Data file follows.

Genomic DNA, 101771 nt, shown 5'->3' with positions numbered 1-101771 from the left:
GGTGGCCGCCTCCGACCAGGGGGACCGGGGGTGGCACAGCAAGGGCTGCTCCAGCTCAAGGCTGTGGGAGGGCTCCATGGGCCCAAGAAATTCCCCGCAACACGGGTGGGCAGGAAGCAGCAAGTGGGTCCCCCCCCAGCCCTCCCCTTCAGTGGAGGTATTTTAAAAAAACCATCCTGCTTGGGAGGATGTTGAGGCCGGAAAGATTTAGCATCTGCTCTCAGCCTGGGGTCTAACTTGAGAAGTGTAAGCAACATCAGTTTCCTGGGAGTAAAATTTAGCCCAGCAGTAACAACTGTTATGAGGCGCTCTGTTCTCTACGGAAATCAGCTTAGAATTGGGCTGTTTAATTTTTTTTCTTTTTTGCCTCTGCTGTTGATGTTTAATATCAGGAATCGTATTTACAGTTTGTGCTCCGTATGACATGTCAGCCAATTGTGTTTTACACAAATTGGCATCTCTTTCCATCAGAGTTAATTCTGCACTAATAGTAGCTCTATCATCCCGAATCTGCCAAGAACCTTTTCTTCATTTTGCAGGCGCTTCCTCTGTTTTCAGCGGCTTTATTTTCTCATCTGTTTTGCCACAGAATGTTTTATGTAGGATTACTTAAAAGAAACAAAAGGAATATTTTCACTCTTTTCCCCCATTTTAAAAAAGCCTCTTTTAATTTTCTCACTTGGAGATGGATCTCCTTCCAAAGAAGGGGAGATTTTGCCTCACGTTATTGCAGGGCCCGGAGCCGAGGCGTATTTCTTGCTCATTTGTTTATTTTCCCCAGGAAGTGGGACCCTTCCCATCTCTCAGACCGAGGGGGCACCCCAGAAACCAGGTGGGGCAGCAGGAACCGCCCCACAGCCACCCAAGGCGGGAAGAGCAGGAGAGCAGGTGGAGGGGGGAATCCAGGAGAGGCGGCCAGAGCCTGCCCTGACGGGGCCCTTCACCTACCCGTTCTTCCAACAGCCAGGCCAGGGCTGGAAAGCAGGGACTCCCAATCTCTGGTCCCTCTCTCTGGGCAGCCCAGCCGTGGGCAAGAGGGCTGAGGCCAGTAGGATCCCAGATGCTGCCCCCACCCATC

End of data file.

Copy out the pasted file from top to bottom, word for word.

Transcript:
Genomic DNA, 101771 nt, shown 5'->3' with positions numbered 1-101771 from the left:
GGTGGCCGCCTCCGACCAGGGGGACCGGGGGTGGCACAGCAAGGGCTGCTCCAGCTCAAGGCTGTGGGAGGGCTCCATGGGCCCAAGAAATTCCCCGCAACACGGGTGGGCAGGAAGCAGCAAGTGGGTCCCCCCCCAGCCCTCCCCTTCAGTGGAGGTATTTTAAAAAAACCATCCTGCTTGGGAGGATGTTGAGGCCGGAAAGATTTAGCATCTGCTCTCAGCCTGGGGTCTAACTTGAGAAGTGTAAGCAACATCAGTTTCCTGGGAGTAAAATTTAGCCCAGCAGTAACAACTGTTATGAGGCGCTCTGTTCTCTACGGAAATCAGCTTAGAATTGGGCTGTTTAATTTTTTTTCTTTTTTGCCTCTGCTGTTGATGTTTAATATCAGGAATCGTATTTACAGTTTGTGCTCCGTATGACATGTCAGCCAATTGTGTTTTACACAAATTGGCATCTCTTTCCATCAGAGTTAATTCTGCACTAATAGTAGCTCTATCATCCCGAATCTGCCAAGAACCTTTTCTTCATTTTGCAGGCGCTTCCTCTGTTTTCAGCGGCTTTATTTTCTCATCTGTTTTGCCACAGAATGTTTTATGTAGGATTACTTAAAAGAAACAAAAGGAATATTTTCACTCTTTTCCCCCATTTTAAAAAAGCCTCTTTTAATTTTCTCACTTGGAGATGGATCTCCTTCCAAAGAAGGGGAGATTTTGCCTCACGTTATTGCAGGGCCCGGAGCCGAGGCGTATTTCTTGCTCATTTGTTTATTTTCCCCAGGAAGTGGGACCCTTCCCATCTCTCAGACCGAGGGGGCACCCCAGAAACCAGGTGGGGCAGCAGGAACCGCCCCACAGCCACCCAAGGCGGGAAGAGCAGGAGAGCAGGTGGAGGGGGGAATCCAGGAGAGGCGGCCAGAGCCTGCCCTGACGGGGCCCTTCACCTACCCGTTCTTCCAACAGCCAGGCCAGGGCTGGAAAGCAGGGACTCCCAATCTCTGGTCCCTCTCTCTGGGCAGCCCAGCCGTGGGCAAGAGGGCTGAGGCCAGTAGGATCCCAGATGCTGCCCCCACCCATC